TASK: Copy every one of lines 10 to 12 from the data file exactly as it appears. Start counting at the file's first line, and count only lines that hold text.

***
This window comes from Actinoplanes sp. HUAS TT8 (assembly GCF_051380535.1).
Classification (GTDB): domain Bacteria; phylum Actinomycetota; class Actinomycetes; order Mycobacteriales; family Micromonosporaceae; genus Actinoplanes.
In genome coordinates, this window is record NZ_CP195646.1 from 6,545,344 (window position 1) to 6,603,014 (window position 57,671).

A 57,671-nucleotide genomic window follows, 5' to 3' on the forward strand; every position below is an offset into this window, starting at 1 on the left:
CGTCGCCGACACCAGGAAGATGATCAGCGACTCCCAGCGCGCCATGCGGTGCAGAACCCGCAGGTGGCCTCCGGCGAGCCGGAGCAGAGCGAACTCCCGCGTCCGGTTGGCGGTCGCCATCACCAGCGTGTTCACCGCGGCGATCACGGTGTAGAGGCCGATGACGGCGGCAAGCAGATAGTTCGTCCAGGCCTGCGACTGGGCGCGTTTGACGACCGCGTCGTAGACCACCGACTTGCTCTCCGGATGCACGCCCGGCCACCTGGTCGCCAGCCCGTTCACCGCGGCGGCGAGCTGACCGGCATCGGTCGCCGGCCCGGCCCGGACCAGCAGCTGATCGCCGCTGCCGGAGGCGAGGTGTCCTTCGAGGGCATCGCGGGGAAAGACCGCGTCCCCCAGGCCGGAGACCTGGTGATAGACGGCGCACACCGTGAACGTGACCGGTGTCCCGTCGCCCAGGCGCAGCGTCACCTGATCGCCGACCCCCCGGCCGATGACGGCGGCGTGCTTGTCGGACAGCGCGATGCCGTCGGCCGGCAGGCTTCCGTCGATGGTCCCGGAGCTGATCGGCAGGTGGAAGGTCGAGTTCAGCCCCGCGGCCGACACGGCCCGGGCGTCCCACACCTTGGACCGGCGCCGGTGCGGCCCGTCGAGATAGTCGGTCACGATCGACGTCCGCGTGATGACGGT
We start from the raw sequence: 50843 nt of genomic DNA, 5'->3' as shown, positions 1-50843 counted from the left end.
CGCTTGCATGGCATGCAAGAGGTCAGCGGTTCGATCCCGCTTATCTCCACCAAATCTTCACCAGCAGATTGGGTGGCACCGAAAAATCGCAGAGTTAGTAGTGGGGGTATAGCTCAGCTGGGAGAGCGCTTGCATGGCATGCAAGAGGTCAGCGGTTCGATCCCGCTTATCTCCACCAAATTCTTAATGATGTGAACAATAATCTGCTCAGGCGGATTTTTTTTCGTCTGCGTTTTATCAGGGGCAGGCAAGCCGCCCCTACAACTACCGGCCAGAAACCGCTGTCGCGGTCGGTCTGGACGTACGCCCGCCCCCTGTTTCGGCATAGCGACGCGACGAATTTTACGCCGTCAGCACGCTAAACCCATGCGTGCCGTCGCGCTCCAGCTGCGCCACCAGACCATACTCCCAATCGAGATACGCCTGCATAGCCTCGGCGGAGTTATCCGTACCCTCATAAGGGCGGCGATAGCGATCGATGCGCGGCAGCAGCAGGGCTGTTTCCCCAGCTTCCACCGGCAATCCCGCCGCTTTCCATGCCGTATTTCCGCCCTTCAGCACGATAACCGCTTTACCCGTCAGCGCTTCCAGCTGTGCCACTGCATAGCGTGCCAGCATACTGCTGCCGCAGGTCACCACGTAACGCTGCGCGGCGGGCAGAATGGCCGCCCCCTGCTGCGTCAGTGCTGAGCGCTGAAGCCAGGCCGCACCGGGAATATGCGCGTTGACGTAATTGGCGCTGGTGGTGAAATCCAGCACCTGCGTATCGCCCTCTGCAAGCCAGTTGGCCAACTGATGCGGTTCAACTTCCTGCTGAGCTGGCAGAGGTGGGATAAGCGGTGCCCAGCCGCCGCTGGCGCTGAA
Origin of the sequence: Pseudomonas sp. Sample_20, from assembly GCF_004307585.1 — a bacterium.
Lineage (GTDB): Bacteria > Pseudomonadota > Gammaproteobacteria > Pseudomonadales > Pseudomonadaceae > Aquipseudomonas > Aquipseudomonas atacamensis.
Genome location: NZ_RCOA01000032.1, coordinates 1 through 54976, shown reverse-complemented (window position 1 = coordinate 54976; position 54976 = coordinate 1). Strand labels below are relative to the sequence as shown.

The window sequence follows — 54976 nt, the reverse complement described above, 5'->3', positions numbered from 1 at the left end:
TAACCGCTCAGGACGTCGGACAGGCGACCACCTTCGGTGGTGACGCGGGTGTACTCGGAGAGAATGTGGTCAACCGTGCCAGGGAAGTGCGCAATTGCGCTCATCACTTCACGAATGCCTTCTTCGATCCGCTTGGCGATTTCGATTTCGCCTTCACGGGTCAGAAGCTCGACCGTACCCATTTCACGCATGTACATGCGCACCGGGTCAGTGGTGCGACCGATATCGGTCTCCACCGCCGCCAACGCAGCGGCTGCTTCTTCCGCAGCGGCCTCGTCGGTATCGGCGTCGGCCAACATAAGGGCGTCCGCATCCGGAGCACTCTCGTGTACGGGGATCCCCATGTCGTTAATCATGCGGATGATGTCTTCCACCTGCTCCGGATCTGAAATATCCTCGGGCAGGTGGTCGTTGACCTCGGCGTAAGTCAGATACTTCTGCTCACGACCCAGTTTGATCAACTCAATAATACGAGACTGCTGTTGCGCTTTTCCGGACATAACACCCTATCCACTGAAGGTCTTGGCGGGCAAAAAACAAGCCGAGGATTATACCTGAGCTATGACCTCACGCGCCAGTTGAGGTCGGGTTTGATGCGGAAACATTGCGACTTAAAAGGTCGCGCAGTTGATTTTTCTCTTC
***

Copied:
Genome location: NZ_RCOA01000032.1, coordinates 1 through 54976, shown reverse-complemented (window position 1 = coordinate 54976; position 54976 = coordinate 1). Strand labels below are relative to the sequence as shown.

The window sequence follows — 54976 nt, the reverse complement described above, 5'->3', positions numbered from 1 at the left end:
TAACCGCTCAGGACGTCGGACAGGCGACCACCTTCGGTGGTGACGCGGGTGTACTCGGAGAGAATGTGGTCAACCGTGCCAGGGAAGTGCGCAATTGCGCTCATCACTTCACGAATGCCTTCTTCGATCCGCTTGGCGATTTCGATTTCGCCTTCACGGGTCAGAAGCTCGACCGTACCCATTTCACGCATGTACATGCGCACCGGGTCAGTGGTGCGACCGATATCGGTCTCCACCGCCGCCAACGCAGCGGCTGCTTCTTCCGCAGCGGCCTCGTCGGTATCGGCGTCGGCCAACATAAGGGCGTCCGCATCCGGAGCACTCTCGTGTACGGGGATCCCCATGTCGTTAATCATGCGGATGATGTCTTCCACCTGCTCCGGATCTGAAATATCCTCGGGCAGGTGGTCGTTGACCTCGGCGTAAGTCAGATACTTCTGCTCACGACCCAGTTTGATCAACTCAATAATACGAGACTGCTGTTGCGCTTTTCCGGACATAACACCCTATCCACTGAAGGTCTTGGCGGGCAAAAAACAAGCCGAGGATTATACCTGAGCTATGACCTCACGCGCCAGTTGAGGTCGGGTTTGATGCGGAAACATTGCGACTTAAAAGGTCGCGCAGTTGATTTTTCTCTTC